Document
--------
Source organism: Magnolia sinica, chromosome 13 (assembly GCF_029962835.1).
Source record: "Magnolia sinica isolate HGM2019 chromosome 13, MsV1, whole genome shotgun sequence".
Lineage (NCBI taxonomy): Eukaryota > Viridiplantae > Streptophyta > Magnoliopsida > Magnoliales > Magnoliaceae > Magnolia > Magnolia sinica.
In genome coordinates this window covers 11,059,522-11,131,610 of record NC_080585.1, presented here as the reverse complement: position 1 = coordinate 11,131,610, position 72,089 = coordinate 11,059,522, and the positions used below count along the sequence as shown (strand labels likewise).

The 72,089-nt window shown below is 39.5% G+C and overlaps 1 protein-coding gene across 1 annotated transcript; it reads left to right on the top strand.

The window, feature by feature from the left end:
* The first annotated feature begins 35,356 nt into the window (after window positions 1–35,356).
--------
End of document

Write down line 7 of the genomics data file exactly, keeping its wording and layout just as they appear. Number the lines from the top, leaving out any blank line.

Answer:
* The first annotated feature begins 35,356 nt into the window (after window positions 1–35,356).